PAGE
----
**** YOU, you ASHI loving scumbag mother ******! Go **** yourself! Don’t forget to brush your teeth! Signed Love Mom

**Oh …that is so funny! I always knew that your mother was an astute judge of your lack of character!:stuck_out_tongue:

Thanks for the plug Dan, I’m glad you are big enough to promote a competing association, good job. Ken :smiley:


The other message boards do have some experienced inspectors on them. Problem is that no newbie in their right mind would dare ask the questions you posed on THIS board. While there are a lot of good guys “over there”, many are high on their horses. If pontiffication is what you desire, ask away on the other two boards. But, dont be surprised at the answers, or the NACHI bashing.

As to Danny-Boy, he was thrown out of this org long ago. Funny how he is obsessed with the writings over here. He never mentions the many threads that exist where inspection related ideas and information is bandied about. Lots of helpful information over here. Free courses. Lots of benefits. But, Dan-theMan just never has a good thing to say, which speaks volumes to his character, or lack thereof.

Make your own decision as to which way to go as far as message boards and associations, as I did long ago.

I guess I can see some seeing it as taboo. Too bad.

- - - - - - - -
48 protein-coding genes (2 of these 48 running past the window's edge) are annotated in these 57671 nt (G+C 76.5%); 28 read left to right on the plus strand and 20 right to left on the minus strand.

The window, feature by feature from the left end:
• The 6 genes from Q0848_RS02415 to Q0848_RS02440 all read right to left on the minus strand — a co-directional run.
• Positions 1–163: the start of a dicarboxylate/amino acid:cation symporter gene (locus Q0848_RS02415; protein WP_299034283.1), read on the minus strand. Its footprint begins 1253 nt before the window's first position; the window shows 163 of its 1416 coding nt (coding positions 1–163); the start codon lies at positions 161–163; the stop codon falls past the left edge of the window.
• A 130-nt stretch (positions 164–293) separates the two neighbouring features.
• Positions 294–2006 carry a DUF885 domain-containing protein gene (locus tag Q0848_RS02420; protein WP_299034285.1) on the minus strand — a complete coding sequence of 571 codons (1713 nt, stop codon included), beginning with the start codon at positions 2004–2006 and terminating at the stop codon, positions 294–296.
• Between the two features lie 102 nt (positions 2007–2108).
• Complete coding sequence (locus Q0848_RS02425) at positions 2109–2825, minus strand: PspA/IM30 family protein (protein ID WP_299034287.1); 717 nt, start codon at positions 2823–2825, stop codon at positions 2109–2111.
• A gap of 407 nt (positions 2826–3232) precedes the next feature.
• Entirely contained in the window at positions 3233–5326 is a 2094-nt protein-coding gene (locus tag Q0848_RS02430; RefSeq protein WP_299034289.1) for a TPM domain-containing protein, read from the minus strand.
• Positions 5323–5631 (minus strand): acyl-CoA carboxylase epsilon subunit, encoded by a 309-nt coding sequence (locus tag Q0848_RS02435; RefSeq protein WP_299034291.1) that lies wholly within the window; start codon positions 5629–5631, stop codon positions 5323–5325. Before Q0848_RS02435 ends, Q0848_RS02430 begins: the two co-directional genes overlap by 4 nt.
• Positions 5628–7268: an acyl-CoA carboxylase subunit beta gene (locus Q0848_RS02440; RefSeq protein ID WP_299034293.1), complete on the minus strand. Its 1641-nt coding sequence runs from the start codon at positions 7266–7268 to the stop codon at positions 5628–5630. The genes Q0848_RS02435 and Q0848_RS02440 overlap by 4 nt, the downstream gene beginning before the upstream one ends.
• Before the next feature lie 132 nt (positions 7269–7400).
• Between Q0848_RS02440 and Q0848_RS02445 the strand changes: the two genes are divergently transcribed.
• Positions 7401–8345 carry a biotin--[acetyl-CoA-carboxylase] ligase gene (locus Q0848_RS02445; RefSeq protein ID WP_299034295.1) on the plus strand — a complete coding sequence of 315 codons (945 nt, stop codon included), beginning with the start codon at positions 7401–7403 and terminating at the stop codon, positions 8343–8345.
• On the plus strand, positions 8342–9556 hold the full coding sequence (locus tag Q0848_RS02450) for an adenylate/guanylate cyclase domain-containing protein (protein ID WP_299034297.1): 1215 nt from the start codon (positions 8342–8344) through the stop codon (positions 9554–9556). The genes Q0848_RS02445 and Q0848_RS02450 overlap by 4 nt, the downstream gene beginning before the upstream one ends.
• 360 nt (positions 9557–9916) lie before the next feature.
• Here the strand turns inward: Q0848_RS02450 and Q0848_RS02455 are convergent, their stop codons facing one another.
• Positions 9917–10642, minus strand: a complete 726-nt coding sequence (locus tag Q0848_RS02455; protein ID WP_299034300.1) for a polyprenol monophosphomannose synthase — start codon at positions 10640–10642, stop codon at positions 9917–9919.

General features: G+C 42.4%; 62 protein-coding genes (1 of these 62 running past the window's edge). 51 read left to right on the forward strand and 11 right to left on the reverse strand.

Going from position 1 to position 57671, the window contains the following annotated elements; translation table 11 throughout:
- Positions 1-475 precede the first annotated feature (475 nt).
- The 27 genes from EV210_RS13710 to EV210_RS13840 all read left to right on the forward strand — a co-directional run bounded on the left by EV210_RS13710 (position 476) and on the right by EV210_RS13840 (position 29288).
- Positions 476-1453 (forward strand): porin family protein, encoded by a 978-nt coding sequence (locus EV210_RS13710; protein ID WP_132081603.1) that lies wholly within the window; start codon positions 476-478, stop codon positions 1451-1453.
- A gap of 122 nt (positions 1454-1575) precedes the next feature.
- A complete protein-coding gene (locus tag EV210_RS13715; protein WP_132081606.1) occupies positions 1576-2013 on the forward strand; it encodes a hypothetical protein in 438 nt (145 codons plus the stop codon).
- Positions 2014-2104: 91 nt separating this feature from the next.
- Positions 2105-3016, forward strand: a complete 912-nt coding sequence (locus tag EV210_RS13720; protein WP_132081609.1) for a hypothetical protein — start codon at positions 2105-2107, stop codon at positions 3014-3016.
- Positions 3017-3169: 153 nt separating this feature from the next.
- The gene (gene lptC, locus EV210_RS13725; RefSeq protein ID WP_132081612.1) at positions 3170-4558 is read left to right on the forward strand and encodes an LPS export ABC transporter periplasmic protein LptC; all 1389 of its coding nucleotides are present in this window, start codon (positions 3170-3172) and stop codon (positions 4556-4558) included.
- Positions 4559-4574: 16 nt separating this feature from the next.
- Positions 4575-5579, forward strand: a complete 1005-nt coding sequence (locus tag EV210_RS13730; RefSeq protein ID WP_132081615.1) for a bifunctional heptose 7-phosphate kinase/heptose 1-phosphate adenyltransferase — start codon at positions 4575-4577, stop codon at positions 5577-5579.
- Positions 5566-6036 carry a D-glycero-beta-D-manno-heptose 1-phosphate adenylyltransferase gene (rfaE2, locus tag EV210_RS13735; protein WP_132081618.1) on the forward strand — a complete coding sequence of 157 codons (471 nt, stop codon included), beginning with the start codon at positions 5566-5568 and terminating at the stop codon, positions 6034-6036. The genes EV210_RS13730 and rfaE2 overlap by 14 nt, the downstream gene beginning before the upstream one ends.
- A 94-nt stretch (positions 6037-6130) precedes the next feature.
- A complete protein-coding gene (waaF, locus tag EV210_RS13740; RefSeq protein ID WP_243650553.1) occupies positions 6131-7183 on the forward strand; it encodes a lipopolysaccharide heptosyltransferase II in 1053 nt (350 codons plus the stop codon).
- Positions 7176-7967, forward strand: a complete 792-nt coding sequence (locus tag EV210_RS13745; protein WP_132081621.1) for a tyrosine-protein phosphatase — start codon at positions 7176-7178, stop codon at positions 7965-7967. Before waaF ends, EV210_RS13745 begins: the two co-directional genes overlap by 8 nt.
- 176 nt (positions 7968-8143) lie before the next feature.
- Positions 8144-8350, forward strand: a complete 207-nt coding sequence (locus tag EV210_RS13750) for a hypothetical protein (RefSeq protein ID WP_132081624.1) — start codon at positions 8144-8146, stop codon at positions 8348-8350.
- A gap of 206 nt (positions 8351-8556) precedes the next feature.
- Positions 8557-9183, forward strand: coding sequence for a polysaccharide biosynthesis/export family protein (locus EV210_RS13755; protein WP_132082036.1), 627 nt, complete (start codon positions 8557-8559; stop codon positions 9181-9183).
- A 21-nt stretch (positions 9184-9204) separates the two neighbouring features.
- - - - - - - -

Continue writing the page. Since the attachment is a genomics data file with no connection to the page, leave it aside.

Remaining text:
We (NACHI) do not see it as a taboo.

Robert, the biggest problems I encountered in starting up were that I followed some bad advice regarding pricing. You will hear lots of different opinions on this - all I can give you is my own experience.

I set my prices slightly above the average inspection price in the area when starting. That immediately threw me into competition with a pool of inspectors who could talk the game better than I could (naturally - they each had at least 3 years in the business). I had a good pitch, but not good enough, and I hadn’t done enough inspections to be flawless in my delivery. It was very slow going.

Then, I thought about what the potential clients I got were asking me the most: “How Much?” In thinking about it, I realized that there is a sizable number of people who price shop. The number of price shoppers is huge compared to the “boutique” shoppers who innately equate price with quality.

Guerrilla Marketing recently used a stat that 17% of all people will buy the lowest priced anything, based solely on price if all other aspects seem comparable. The number who will purchase the highest priced whatever (equating price with quality) was less than 1%. So, I set an aggressive price point in the lower end of typical pricing for my area (throwing out the lowballers - guys who were WAY below the norm, the $199 crowd).

Business steadily grew each and every month.

You will see (from the flames that are about to be posted) that pricing is a passionate and personal choice. The most typical counter to this approach is “you get what you pay for” or “you charge what you are worth.”

Both are false, and guilty of standard flaws in logic. The first would indicate that you must always pay more to get more. This is clearly not true. You don’t go to the most expensive gas station in town, do you? When products are equivilent, the lower priced one will be purchased more frequently and represents the better value. (Everyone says they do “the best” job, and you have a limited time to make tyour pitch on the phone, so unless you can identify specific add-ons like Thermal Imaging that a competitor is offering as part of a standard inspection, they are all likley to be deemed equivilent).